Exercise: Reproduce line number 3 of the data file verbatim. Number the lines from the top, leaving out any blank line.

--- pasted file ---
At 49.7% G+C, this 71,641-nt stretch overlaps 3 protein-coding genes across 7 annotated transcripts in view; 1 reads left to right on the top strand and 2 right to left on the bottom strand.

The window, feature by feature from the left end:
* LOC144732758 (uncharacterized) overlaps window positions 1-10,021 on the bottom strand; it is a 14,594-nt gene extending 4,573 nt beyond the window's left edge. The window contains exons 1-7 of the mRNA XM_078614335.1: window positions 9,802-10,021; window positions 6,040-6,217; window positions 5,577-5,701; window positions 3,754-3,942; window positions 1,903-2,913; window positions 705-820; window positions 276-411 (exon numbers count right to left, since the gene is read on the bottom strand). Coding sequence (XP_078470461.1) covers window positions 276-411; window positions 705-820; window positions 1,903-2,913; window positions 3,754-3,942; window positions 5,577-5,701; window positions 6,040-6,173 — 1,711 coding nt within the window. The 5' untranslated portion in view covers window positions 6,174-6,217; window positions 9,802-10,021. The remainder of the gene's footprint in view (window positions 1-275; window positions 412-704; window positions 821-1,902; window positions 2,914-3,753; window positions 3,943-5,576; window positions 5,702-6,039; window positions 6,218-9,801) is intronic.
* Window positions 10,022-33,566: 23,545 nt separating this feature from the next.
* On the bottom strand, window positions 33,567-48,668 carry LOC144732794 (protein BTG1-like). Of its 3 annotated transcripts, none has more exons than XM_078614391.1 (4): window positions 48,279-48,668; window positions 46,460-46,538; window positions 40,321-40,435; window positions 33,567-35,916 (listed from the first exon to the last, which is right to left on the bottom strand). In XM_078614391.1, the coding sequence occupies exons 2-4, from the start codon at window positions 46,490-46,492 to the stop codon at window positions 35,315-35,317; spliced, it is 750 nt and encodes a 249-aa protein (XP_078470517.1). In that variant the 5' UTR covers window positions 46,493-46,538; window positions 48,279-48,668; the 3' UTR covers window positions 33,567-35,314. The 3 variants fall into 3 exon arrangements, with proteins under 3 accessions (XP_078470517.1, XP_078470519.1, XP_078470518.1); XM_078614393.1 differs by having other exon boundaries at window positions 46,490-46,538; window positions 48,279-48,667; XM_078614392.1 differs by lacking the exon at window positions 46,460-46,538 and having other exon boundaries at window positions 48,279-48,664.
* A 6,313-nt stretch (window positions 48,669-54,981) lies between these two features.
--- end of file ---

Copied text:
* LOC144732758 (uncharacterized) overlaps window positions 1-10,021 on the bottom strand; it is a 14,594-nt gene extending 4,573 nt beyond the window's left edge. The window contains exons 1-7 of the mRNA XM_078614335.1: window positions 9,802-10,021; window positions 6,040-6,217; window positions 5,577-5,701; window positions 3,754-3,942; window positions 1,903-2,913; window positions 705-820; window positions 276-411 (exon numbers count right to left, since the gene is read on the bottom strand). Coding sequence (XP_078470461.1) covers window positions 276-411; window positions 705-820; window positions 1,903-2,913; window positions 3,754-3,942; window positions 5,577-5,701; window positions 6,040-6,173 — 1,711 coding nt within the window. The 5' untranslated portion in view covers window positions 6,174-6,217; window positions 9,802-10,021. The remainder of the gene's footprint in view (window positions 1-275; window positions 412-704; window positions 821-1,902; window positions 2,914-3,753; window positions 3,943-5,576; window positions 5,702-6,039; window positions 6,218-9,801) is intronic.